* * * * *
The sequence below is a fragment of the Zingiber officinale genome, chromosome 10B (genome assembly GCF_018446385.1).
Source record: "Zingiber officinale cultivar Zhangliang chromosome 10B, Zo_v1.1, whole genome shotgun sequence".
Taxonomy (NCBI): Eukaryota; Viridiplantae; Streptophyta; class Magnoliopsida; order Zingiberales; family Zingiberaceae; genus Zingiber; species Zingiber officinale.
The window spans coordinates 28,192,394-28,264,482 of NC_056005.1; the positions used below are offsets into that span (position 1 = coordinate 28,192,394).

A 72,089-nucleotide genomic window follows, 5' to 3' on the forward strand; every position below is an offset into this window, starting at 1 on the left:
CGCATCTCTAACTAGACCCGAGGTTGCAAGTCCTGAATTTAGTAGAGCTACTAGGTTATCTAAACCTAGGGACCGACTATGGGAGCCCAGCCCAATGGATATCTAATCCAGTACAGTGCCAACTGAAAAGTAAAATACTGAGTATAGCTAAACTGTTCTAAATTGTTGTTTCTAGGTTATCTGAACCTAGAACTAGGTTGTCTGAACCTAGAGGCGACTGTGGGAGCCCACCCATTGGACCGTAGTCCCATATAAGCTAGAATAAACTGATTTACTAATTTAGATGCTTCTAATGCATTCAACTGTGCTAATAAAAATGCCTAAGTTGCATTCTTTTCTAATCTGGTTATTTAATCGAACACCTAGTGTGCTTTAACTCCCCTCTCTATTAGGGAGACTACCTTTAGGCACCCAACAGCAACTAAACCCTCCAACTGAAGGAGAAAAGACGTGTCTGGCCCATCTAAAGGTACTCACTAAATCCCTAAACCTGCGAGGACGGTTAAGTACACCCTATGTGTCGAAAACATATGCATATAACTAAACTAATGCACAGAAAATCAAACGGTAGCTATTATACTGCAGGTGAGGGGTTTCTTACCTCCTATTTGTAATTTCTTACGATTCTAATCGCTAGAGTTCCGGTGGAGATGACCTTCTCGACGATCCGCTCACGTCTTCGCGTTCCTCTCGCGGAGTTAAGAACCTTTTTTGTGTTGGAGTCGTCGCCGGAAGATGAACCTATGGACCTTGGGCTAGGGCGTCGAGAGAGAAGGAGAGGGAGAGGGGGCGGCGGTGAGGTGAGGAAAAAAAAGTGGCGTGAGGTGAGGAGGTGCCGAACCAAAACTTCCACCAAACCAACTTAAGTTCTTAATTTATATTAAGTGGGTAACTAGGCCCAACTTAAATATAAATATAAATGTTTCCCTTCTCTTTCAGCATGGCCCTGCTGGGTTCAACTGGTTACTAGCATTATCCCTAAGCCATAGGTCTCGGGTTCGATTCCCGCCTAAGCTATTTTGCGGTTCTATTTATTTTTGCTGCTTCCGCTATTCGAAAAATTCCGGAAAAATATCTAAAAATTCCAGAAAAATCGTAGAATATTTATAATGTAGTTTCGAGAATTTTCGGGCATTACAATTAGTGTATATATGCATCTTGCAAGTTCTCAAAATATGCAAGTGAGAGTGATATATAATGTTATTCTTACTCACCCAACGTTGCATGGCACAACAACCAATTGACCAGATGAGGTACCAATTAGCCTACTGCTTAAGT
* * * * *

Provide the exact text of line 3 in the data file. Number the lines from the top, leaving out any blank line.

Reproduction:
Taxonomy (NCBI): Eukaryota; Viridiplantae; Streptophyta; class Magnoliopsida; order Zingiberales; family Zingiberaceae; genus Zingiber; species Zingiber officinale.